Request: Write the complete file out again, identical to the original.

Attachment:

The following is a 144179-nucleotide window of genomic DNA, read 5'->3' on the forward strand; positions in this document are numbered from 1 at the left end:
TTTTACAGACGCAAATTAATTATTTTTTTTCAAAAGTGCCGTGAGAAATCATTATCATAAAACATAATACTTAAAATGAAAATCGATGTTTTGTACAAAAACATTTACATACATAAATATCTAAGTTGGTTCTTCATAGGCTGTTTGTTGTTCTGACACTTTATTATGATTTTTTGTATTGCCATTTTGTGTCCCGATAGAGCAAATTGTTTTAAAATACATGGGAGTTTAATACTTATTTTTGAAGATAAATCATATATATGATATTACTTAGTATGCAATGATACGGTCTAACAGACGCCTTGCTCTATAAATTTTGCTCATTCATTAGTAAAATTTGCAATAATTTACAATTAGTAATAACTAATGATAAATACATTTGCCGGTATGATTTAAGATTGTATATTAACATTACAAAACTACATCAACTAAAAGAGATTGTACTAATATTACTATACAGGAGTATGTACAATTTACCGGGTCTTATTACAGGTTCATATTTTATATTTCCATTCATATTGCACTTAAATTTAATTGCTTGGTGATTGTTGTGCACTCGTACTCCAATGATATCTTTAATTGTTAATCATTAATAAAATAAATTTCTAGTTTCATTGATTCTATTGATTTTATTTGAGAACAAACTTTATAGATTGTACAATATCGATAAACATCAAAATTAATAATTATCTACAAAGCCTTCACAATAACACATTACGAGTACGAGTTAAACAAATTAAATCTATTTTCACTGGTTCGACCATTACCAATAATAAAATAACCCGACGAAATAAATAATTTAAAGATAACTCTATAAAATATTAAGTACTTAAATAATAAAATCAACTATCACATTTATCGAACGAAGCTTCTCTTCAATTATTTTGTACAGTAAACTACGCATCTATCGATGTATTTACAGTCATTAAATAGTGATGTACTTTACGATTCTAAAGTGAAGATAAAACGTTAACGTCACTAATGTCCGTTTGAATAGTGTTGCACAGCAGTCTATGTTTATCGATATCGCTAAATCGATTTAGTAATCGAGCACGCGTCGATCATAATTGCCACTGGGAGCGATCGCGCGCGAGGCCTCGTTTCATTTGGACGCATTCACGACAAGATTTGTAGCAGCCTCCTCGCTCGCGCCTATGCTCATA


The following is a 144179-nucleotide window of genomic DNA, read 5'->3' on the forward strand; positions in this document are numbered from 1 at the left end:
TTTTACAGACGCAAATTAATTATTTTTTTTCAAAAGTGCCGTGAGAAATCATTATCATAAAACATAATACTTAAAATGAAAATCGATGTTTTGTACAAAAACATTTACATACATAAATATCTAAGTTGGTTCTTCATAGGCTGTTTGTTGTTCTGACACTTTATTATGATTTTTTGTATTGCCATTTTGTGTCCCGATAGAGCAAATTGTTTTAAAATACATGGGAGTTTAATACTTATTTTTGAAGATAAATCATATATATGATATTACTTAGTATGCAATGATACGGTCTAACAGACGCCTTGCTCTATAAATTTTGCTCATTCATTAGTAAAATTTGCAATAATTTACAATTAGTAATAACTAATGATAAATACATTTGCCGGTATGATTTAAGATTGTATATTAACATTACAAAACTACATCAACTAAAAGAGATTGTACTAATATTACTATACAGGAGTATGTACAATTTACCGGGTCTTATTACAGGTTCATATTTTATATTTCCATTCATATTGCACTTAAATTTAATTGCTTGGTGATTGTTGTGCACTCGTACTCCAATGATATCTTTAATTGTTAATCATTAATAAAATAAATTTCTAGTTTCATTGATTCTATTGATTTTATTTGAGAACAAACTTTATAGATTGTACAATATCGATAAACATCAAAATTAATAATTATCTACAAAGCCTTCACAATAACACATTACGAGTACGAGTTAAACAAATTAAATCTATTTTCACTGGTTCGACCATTACCAATAATAAAATAACCCGACGAAATAAATAATTTAAAGATAACTCTATAAAATATTAAGTACTTAAATAATAAAATCAACTATCACATTTATCGAACGAAGCTTCTCTTCAATTATTTTGTACAGTAAACTACGCATCTATCGATGTATTTACAGTCATTAAATAGTGATGTACTTTACGATTCTAAAGTGAAGATAAAACGTTAACGTCACTAATGTCCGTTTGAATAGTGTTGCACAGCAGTCTATGTTTATCGATATCGCTAAATCGATTTAGTAATCGAGCACGCGTCGATCATAATTGCCACTGGGAGCGATCGCGCGCGAGGCCTCGTTTCATTTGGACGCATTCACGACAAGATTTGTAGCAGCCTCCTCGCTCGCGCCTATGCTCATA